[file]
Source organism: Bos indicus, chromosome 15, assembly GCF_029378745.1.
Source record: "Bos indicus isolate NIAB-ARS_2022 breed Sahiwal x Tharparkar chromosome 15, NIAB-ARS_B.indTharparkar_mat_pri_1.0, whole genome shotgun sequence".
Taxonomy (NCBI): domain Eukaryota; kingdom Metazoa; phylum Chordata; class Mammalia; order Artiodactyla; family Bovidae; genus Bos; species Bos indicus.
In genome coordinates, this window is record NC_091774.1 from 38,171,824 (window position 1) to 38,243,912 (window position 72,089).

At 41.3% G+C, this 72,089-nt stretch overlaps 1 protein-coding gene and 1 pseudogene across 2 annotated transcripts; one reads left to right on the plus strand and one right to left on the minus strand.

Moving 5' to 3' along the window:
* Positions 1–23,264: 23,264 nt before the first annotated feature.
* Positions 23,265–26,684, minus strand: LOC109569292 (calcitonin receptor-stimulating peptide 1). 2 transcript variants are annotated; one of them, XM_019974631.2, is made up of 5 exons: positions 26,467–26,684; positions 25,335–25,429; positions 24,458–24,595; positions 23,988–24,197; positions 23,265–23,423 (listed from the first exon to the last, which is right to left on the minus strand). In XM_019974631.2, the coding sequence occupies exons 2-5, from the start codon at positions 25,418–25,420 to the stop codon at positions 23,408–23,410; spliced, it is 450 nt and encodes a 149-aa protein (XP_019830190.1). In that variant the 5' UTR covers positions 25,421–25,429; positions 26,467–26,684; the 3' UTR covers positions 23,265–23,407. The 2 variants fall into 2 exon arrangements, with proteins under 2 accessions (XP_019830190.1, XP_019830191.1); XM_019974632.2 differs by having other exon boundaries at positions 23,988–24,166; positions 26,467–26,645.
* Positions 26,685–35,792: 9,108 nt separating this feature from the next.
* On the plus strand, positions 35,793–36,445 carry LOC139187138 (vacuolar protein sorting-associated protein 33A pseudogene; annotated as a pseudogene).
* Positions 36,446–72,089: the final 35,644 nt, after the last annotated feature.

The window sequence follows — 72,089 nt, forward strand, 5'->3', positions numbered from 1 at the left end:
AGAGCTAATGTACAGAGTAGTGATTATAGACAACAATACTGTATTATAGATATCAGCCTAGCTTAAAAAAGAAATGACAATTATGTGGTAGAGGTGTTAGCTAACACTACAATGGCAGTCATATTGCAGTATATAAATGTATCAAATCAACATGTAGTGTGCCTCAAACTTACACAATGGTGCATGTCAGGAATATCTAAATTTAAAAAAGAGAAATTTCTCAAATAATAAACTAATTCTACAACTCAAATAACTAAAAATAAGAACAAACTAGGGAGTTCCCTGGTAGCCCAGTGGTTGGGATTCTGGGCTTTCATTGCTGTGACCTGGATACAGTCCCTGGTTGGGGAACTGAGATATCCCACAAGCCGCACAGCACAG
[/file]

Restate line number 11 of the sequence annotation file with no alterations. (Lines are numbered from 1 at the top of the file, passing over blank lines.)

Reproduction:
* Positions 36,446–72,089: the final 35,644 nt, after the last annotated feature.